What can we learn from China’s Belt & Road Initiative (BRI) and the Port-Park-City (PPC) model

For the last years, the Belt and Road Initiative (BRI) has been a part of all significant international infrastructure and trade conversations and I was engaged in one of these recently. Based on my conversations with industry leaders and my own assessment, here is my perspective on BRI and how it has helped us re-learn the effectiveness of the Port-Park-City (PPC) model.

BRI- what is it and what is it not

Simply put, BRI is about the development of  hard infrastructure assets over a defined geographical area.

BRI is also aimed at encouraging countries along the Belt & Road, to collaborate on soft infrastructure including economic policy coordination, free trade, financial integration and people to people bonding.

BRI is not just one belt or one road, it includes six economic corridors including the (1) China-Mongolia-Russia Economic Corridor, (2) New Eurasia Land Bridge Economic Corridor, (3) China Central Asia-West Asia Economic Corridor, (4) China-Pakistan Economic Corridor, (5) Bangladesh-China-India-Myanmar Economic Corridor and, (6) China-Indonesia Peninsula Economic Corridor.

Among these corridors, China is seeking to find and establish hubs and gateway ports to sustain and localise businesses.

Why BRI

China accounts for about 30% of the global economic growth and the economy has been in triple transition, moving from industry to services led; export oriented to domestic consumption led and investment led to consumption led. Simply put, to continue creating jobs and maintaining/improving capital productivity, the Chinese state-owned enterprises (SOEs) need to find, create and secure markets for their products and partners for growth.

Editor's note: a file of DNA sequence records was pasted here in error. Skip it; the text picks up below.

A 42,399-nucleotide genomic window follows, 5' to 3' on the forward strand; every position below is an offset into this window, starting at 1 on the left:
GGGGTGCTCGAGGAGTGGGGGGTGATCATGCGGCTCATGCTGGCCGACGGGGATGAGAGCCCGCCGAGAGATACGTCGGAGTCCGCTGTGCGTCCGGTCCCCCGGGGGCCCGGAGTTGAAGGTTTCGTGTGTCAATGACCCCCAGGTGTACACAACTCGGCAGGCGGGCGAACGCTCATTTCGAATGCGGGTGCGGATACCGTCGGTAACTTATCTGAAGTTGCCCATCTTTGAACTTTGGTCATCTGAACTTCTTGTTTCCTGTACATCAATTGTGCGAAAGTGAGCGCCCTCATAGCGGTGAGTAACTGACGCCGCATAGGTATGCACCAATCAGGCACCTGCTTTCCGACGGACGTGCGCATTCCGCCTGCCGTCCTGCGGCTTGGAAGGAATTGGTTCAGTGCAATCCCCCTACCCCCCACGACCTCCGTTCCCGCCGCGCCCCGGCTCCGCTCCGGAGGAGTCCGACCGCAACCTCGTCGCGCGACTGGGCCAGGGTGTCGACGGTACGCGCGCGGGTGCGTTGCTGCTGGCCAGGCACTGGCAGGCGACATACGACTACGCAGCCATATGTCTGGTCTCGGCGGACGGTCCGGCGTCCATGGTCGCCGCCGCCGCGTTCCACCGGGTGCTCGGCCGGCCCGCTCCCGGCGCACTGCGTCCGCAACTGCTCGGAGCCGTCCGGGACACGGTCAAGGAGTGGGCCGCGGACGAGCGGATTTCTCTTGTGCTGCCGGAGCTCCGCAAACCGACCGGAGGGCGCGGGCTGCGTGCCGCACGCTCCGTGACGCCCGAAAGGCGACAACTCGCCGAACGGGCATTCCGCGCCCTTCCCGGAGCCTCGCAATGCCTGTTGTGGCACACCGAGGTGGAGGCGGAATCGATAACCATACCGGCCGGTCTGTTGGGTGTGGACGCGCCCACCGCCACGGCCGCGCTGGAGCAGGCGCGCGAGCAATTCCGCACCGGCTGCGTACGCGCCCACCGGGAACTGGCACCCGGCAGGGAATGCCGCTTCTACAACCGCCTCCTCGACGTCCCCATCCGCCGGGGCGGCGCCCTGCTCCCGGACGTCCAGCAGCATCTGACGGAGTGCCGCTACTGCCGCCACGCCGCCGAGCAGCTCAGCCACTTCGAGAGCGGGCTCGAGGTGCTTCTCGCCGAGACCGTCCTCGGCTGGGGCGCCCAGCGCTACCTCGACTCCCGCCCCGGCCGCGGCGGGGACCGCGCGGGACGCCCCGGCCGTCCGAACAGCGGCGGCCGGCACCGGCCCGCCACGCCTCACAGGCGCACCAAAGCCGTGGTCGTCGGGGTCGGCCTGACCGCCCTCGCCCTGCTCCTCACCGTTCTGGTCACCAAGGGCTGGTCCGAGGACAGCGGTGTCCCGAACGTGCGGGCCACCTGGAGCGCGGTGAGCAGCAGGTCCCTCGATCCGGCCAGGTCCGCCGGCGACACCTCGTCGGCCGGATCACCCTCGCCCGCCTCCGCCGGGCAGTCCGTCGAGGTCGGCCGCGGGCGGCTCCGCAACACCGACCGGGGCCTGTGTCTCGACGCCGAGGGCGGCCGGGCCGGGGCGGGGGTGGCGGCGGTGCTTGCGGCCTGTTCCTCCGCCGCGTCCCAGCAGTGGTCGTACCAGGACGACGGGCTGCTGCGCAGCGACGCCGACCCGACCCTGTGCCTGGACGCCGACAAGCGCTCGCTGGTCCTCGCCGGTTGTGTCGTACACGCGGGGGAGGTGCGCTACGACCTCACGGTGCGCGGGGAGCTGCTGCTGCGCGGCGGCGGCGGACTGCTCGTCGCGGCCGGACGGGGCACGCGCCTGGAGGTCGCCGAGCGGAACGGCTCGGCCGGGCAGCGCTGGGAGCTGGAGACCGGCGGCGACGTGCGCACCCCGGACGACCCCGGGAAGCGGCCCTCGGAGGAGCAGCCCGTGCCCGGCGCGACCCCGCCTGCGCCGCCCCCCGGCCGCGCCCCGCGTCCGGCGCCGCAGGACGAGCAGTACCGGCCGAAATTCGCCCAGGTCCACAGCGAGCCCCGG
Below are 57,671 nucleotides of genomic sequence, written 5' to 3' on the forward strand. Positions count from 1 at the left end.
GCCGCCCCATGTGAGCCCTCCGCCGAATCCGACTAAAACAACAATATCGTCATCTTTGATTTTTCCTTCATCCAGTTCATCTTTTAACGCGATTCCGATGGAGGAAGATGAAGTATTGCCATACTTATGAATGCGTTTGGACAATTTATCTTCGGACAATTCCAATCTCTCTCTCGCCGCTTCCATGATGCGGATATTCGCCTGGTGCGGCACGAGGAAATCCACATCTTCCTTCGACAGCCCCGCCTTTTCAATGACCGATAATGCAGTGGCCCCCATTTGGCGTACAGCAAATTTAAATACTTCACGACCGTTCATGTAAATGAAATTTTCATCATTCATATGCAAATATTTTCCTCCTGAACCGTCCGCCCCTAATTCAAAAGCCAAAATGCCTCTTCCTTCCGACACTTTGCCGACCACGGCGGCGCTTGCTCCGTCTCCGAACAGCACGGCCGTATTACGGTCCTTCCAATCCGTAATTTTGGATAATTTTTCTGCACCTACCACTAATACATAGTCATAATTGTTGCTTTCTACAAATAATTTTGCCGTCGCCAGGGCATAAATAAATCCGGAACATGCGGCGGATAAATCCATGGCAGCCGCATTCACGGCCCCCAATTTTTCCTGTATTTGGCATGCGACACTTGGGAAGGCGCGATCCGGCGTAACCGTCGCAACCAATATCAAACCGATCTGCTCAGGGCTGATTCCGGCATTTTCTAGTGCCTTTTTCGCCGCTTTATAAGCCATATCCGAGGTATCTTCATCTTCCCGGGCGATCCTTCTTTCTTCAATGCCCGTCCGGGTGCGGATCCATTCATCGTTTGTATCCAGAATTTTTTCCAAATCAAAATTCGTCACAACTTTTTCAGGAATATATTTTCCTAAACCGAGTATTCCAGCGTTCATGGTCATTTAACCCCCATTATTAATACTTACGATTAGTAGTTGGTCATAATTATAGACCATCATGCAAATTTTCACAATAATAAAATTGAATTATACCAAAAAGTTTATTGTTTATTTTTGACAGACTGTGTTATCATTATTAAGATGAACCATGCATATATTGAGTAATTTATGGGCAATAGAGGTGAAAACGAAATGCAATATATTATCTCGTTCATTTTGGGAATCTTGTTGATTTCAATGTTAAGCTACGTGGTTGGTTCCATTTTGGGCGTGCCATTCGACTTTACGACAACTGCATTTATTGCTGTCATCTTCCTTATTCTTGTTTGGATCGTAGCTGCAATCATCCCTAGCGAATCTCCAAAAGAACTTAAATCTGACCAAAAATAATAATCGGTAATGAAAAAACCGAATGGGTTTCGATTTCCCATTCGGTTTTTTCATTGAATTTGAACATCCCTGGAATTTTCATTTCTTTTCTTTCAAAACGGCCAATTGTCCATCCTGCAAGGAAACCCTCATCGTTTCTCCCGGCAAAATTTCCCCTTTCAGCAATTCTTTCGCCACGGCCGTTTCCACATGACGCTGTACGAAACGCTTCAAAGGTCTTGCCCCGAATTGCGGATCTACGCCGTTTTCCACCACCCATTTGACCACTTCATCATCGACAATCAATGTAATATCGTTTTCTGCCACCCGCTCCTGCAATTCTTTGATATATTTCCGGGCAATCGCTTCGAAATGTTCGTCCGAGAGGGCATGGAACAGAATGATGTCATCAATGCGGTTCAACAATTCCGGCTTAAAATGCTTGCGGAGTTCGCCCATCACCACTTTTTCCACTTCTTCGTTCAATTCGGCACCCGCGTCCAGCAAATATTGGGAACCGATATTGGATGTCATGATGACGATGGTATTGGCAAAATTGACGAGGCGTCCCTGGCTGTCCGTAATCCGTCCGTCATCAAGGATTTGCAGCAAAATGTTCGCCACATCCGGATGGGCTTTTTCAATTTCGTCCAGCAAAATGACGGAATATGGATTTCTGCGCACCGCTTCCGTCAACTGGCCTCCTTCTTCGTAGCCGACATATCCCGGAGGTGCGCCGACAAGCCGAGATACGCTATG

From the geo-political perspective, like Russia, China has been a land power historically and would benefit from access to energy suppliers in the Middle East and markets in Europe, besides access to water and food. Some experts opine that in the next decades, China will need access to water from Arctic, Russia and access to food from the South.

Over 75% of China’s oil imports pass through the Malacca Straits and a strong trade and investment relationship with Singapore remains critical, even while developing alternate trade lanes.

Why has BRI generated so much interest

The sheer size, scale and ambition of the initiative are without a parallel in modern history.

The Belt and Road Initiative (BRI) is perhaps the largest infrastructure development program in history. It is expected to impact 50% of the global GDP and 75% of the global energy reserves, touching 70% of the global population, when completed. BRI is about 8 times the size, when compared with the US Marshall Plan to rebuild Europe after World War-II, even in today’s money terms.

 

Image-BRI map- Source Wikipedia

As brought out in our insights in  Maritime & Logistics Weekly  from time to time, Chinese investments in ports have gone beyond the BRI geography in recent times to developing ports in Australia, Africa, South and North America. The learning from BRI is spreading to other continents.

One learning is that, as a part of the initiative, China has set up enabling mechanisms in the early stage of the program. These include The Asian Infrastructure Investment Bank (AIIB), with separate categories of memberships to enable more countries to join and benefit from the same.

While the World Bank (WB) and the Asian Development Bank (ADB) appear to have reduced focus on funding for hard infrastructure projects, China with the BRICS bank and the AIIB has significantly increased investment in infrastructure projects.

What are some opportunities and concerns of BRI countries

For several emerging economies the initiative brings investments in infrastructure, including in port and connectivity infrastructure that could lift trade. The initiative could also bring access to good practices in developing infrastructure and perhaps even operating the same.

On the flip side, monopoly and security related concerns have been raised claiming ports, being leased out, are strategic national assets and over reliance on a single source for investment and development, could lead to monopolies. Further concerns have been raised on whether the project selection is market demand linked or selected to fulfil geo-political interests.